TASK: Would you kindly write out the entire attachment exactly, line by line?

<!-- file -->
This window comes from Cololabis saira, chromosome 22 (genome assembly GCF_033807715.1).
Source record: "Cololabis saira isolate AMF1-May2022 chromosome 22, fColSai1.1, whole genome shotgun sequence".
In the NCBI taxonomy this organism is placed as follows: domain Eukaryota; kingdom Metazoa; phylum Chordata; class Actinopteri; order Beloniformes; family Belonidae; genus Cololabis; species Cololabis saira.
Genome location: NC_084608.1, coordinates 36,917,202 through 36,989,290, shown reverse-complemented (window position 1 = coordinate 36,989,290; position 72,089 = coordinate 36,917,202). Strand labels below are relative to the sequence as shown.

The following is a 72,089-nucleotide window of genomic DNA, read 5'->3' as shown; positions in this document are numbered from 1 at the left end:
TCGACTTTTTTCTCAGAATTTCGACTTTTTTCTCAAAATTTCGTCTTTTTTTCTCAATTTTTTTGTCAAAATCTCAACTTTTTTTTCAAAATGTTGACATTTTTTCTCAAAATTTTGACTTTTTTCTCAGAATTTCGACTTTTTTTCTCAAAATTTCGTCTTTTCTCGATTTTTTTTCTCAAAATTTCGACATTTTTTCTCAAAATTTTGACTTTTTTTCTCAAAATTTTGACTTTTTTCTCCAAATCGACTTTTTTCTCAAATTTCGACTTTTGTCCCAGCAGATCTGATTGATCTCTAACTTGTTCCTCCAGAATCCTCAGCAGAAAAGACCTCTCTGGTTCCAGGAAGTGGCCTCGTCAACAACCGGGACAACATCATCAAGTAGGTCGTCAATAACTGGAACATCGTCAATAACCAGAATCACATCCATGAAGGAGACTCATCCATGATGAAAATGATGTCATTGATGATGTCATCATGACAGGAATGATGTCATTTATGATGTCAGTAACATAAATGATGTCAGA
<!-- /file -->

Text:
This window comes from Cololabis saira, chromosome 22 (genome assembly GCF_033807715.1).
Source record: "Cololabis saira isolate AMF1-May2022 chromosome 22, fColSai1.1, whole genome shotgun sequence".
In the NCBI taxonomy this organism is placed as follows: domain Eukaryota; kingdom Metazoa; phylum Chordata; class Actinopteri; order Beloniformes; family Belonidae; genus Cololabis; species Cololabis saira.
Genome location: NC_084608.1, coordinates 36,917,202 through 36,989,290, shown reverse-complemented (window position 1 = coordinate 36,989,290; position 72,089 = coordinate 36,917,202). Strand labels below are relative to the sequence as shown.

The following is a 72,089-nucleotide window of genomic DNA, read 5'->3' as shown; positions in this document are numbered from 1 at the left end:
TCGACTTTTTTCTCAGAATTTCGACTTTTTTCTCAAAATTTCGTCTTTTTTTCTCAATTTTTTTGTCAAAATCTCAACTTTTTTTTCAAAATGTTGACATTTTTTCTCAAAATTTTGACTTTTTTCTCAGAATTTCGACTTTTTTTCTCAAAATTTCGTCTTTTCTCGATTTTTTTTCTCAAAATTTCGACATTTTTTCTCAAAATTTTGACTTTTTTTCTCAAAATTTTGACTTTTTTCTCCAAATCGACTTTTTTCTCAAATTTCGACTTTTGTCCCAGCAGATCTGATTGATCTCTAACTTGTTCCTCCAGAATCCTCAGCAGAAAAGACCTCTCTGGTTCCAGGAAGTGGCCTCGTCAACAACCGGGACAACATCATCAAGTAGGTCGTCAATAACTGGAACATCGTCAATAACCAGAATCACATCCATGAAGGAGACTCATCCATGATGAAAATGATGTCATTGATGATGTCATCATGACAGGAATGATGTCATTTATGATGTCAGTAACATAAATGATGTCAGA